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Google Translate Converts Gibberish Into Meaningful But Scary Responses

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For the past two years, Google Translate has been using machine learning to provide more accurate translations. But the algorithm is now attempting to translate phrases or even random combination of words that do not make any sense into meaningful, and somewhat scary messages.

The flaw caught Motherboard‘s eye, which reports that Google Translate is converting nonsensical words into well-structured sentences. Some examples include multiple repetitions of words like “dog” and “ag” which Google Translate recognizes as coming from certain foreign languages.

While some people have attributed this to unearthly and demonic powers, subreddit named “TranslateGate” suspects that these could be due to the text learned by Google by peeking into private messages and emails.

However, Google spokesperson has denied this possibility, claiming “Google Translate learns from examples of translations on the web and does not use ‘private messages’ to carry out translations, nor would the system even have access to that content. This is simply a function of inputting nonsense into the system, to which nonsense is generated.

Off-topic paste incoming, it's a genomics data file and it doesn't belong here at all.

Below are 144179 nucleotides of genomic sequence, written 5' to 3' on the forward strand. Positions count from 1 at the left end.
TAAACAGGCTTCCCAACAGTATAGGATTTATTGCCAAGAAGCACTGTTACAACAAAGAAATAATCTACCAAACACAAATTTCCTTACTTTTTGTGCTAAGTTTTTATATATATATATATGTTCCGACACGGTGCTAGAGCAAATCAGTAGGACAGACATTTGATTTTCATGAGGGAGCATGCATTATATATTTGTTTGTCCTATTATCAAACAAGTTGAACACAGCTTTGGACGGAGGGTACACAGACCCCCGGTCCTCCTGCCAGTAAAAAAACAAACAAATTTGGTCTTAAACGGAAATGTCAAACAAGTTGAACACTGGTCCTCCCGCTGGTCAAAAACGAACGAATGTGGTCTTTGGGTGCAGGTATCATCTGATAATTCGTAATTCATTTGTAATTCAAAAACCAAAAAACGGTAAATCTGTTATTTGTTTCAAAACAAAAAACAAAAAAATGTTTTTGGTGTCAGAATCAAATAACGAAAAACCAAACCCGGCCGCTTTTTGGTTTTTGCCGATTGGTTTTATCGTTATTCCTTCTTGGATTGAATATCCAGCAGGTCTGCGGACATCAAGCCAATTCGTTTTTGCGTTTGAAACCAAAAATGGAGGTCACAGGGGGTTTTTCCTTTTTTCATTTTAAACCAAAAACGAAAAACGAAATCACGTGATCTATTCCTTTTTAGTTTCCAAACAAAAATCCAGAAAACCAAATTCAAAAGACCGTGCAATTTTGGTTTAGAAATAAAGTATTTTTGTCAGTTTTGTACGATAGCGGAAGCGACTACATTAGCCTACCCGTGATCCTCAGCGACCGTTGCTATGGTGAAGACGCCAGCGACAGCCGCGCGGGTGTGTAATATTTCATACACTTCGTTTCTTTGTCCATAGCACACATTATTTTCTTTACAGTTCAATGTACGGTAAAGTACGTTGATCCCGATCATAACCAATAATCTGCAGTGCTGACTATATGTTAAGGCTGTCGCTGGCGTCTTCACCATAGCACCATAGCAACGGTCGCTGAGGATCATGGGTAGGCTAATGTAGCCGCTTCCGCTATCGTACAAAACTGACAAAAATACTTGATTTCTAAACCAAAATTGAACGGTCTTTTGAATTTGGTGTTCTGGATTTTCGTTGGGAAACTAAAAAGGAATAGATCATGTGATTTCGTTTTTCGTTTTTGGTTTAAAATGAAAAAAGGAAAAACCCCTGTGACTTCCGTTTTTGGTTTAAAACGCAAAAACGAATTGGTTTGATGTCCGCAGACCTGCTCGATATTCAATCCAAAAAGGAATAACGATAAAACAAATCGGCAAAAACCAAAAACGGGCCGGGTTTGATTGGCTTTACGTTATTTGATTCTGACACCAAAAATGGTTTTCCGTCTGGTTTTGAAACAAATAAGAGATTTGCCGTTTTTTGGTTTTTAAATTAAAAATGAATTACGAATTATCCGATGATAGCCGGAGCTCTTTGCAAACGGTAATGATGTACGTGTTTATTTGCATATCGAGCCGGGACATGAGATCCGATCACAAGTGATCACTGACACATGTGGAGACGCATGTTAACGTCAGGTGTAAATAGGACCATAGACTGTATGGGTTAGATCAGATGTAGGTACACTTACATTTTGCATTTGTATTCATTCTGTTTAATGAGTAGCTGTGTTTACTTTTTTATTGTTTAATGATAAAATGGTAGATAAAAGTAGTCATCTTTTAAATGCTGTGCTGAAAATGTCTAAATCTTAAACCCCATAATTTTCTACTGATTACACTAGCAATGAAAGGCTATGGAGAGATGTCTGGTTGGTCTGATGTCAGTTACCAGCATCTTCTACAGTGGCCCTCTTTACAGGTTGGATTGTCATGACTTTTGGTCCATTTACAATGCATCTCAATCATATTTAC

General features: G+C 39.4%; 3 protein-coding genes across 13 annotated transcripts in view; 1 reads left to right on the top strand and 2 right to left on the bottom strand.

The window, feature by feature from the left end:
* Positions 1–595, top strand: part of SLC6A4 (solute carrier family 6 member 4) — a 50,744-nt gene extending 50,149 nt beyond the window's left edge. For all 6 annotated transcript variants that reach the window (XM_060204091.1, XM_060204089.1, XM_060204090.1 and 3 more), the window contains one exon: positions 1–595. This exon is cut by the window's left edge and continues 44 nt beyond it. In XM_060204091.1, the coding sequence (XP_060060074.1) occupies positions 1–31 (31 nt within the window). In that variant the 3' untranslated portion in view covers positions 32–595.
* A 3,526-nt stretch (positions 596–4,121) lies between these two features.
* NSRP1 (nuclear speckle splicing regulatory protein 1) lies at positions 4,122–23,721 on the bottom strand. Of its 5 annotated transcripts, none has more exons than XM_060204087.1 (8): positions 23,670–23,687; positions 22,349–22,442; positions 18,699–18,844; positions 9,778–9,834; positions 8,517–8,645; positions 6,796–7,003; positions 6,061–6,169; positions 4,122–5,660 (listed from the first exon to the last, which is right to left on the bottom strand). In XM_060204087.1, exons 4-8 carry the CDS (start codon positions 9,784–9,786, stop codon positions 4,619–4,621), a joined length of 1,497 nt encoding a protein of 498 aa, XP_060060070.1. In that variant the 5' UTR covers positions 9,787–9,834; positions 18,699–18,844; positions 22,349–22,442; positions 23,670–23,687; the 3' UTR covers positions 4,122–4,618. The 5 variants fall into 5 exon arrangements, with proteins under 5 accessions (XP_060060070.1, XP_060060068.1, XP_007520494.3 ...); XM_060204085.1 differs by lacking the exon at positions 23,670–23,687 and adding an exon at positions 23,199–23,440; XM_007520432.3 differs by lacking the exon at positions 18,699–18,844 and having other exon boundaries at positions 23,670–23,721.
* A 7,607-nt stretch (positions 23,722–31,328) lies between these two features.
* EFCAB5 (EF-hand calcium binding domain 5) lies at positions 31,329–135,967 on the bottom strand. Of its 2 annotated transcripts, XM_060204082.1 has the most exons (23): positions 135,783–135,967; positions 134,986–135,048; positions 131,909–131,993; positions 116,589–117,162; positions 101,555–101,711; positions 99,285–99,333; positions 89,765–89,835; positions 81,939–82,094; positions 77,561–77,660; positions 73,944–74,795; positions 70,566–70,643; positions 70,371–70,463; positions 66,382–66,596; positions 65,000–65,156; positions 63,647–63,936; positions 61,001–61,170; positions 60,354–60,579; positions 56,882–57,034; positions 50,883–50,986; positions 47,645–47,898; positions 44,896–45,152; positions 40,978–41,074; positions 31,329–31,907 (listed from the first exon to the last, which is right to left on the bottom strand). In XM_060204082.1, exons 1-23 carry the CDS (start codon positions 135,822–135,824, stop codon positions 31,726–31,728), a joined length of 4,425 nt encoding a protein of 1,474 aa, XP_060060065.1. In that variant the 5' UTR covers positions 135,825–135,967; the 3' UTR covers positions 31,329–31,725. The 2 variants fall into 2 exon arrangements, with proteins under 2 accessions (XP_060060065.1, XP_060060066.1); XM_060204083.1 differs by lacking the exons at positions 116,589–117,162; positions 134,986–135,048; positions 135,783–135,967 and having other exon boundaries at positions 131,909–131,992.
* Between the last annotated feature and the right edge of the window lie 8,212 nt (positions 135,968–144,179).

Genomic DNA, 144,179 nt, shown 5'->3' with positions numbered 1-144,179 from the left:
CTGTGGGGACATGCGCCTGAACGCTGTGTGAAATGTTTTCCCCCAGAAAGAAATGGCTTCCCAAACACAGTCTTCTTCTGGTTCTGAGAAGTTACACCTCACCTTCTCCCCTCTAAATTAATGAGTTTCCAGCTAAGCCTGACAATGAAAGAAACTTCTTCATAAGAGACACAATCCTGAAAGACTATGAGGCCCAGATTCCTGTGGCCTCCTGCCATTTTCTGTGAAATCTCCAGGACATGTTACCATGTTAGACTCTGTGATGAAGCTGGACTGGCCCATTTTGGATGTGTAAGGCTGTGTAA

It is entirely possible that these random and vaguely striking outputs are fed by miscreants and jilted employees at Google. Alternatively, these could be due to troublemaking users who are misusing the “Suggest an edit” button. But such an intrusion would not escape Google’s radar.

But experts suggest that it is possibly due to the neural network trying to make sense out of discrete information. This is part of commercial neural networks’ tendency to find order in chaos. It is likely that Google used religious texts – the Bible, in particular – to teach languages like Maori or Somali to its neural networks.

Andrew Rush, an assistant professor at Harvard says, “The vast majority of these [black boxes] will look like human language, and when you give it a new one it is trained to produce something, at all costs, that also looks like human language.

1 Comment

  1. I have had something similar happen to me. One mistranslation said that ‘Are you alone’ and another one said ‘You will be hungry’. Thank you for explaining this to me!

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